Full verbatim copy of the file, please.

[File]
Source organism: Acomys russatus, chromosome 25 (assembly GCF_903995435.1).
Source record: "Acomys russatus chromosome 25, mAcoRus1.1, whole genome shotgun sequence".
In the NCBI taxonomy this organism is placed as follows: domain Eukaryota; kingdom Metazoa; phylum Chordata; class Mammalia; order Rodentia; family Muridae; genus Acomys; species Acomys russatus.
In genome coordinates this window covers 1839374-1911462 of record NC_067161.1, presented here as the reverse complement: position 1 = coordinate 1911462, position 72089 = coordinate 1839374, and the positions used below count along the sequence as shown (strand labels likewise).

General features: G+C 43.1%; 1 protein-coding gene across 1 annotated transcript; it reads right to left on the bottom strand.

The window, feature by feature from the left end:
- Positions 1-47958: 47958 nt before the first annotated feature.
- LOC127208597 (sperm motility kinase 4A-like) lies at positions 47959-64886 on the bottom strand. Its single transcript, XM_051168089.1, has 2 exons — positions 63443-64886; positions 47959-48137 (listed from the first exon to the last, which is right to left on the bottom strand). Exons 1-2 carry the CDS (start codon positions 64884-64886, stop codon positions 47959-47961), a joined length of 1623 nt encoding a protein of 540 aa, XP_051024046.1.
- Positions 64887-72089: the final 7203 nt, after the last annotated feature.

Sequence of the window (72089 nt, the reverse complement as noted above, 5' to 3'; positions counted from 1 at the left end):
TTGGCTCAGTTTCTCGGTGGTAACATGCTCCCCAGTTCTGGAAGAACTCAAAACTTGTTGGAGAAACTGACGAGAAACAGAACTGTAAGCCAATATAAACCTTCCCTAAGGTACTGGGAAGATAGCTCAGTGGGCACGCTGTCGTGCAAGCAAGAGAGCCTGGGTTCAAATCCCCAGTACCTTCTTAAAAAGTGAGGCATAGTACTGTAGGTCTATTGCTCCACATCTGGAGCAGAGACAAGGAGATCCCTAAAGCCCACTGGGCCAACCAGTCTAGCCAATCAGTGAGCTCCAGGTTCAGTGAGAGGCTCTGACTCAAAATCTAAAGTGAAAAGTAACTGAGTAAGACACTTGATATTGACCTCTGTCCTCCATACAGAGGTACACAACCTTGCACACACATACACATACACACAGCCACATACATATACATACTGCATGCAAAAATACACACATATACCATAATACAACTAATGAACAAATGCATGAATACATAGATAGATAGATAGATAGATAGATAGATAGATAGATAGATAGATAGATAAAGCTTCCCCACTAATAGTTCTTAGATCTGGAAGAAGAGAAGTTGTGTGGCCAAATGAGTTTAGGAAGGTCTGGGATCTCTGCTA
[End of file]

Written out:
Source organism: Acomys russatus, chromosome 25 (assembly GCF_903995435.1).
Source record: "Acomys russatus chromosome 25, mAcoRus1.1, whole genome shotgun sequence".
In the NCBI taxonomy this organism is placed as follows: domain Eukaryota; kingdom Metazoa; phylum Chordata; class Mammalia; order Rodentia; family Muridae; genus Acomys; species Acomys russatus.
In genome coordinates this window covers 1839374-1911462 of record NC_067161.1, presented here as the reverse complement: position 1 = coordinate 1911462, position 72089 = coordinate 1839374, and the positions used below count along the sequence as shown (strand labels likewise).

General features: G+C 43.1%; 1 protein-coding gene across 1 annotated transcript; it reads right to left on the bottom strand.

The window, feature by feature from the left end:
- Positions 1-47958: 47958 nt before the first annotated feature.
- LOC127208597 (sperm motility kinase 4A-like) lies at positions 47959-64886 on the bottom strand. Its single transcript, XM_051168089.1, has 2 exons — positions 63443-64886; positions 47959-48137 (listed from the first exon to the last, which is right to left on the bottom strand). Exons 1-2 carry the CDS (start codon positions 64884-64886, stop codon positions 47959-47961), a joined length of 1623 nt encoding a protein of 540 aa, XP_051024046.1.
- Positions 64887-72089: the final 7203 nt, after the last annotated feature.

Sequence of the window (72089 nt, the reverse complement as noted above, 5' to 3'; positions counted from 1 at the left end):
TTGGCTCAGTTTCTCGGTGGTAACATGCTCCCCAGTTCTGGAAGAACTCAAAACTTGTTGGAGAAACTGACGAGAAACAGAACTGTAAGCCAATATAAACCTTCCCTAAGGTACTGGGAAGATAGCTCAGTGGGCACGCTGTCGTGCAAGCAAGAGAGCCTGGGTTCAAATCCCCAGTACCTTCTTAAAAAGTGAGGCATAGTACTGTAGGTCTATTGCTCCACATCTGGAGCAGAGACAAGGAGATCCCTAAAGCCCACTGGGCCAACCAGTCTAGCCAATCAGTGAGCTCCAGGTTCAGTGAGAGGCTCTGACTCAAAATCTAAAGTGAAAAGTAACTGAGTAAGACACTTGATATTGACCTCTGTCCTCCATACAGAGGTACACAACCTTGCACACACATACACATACACACAGCCACATACATATACATACTGCATGCAAAAATACACACATATACCATAATACAACTAATGAACAAATGCATGAATACATAGATAGATAGATAGATAGATAGATAGATAGATAGATAGATAGATAGATAAAGCTTCCCCACTAATAGTTCTTAGATCTGGAAGAAGAGAAGTTGTGTGGCCAAATGAGTTTAGGAAGGTCTGGGATCTCTGCTA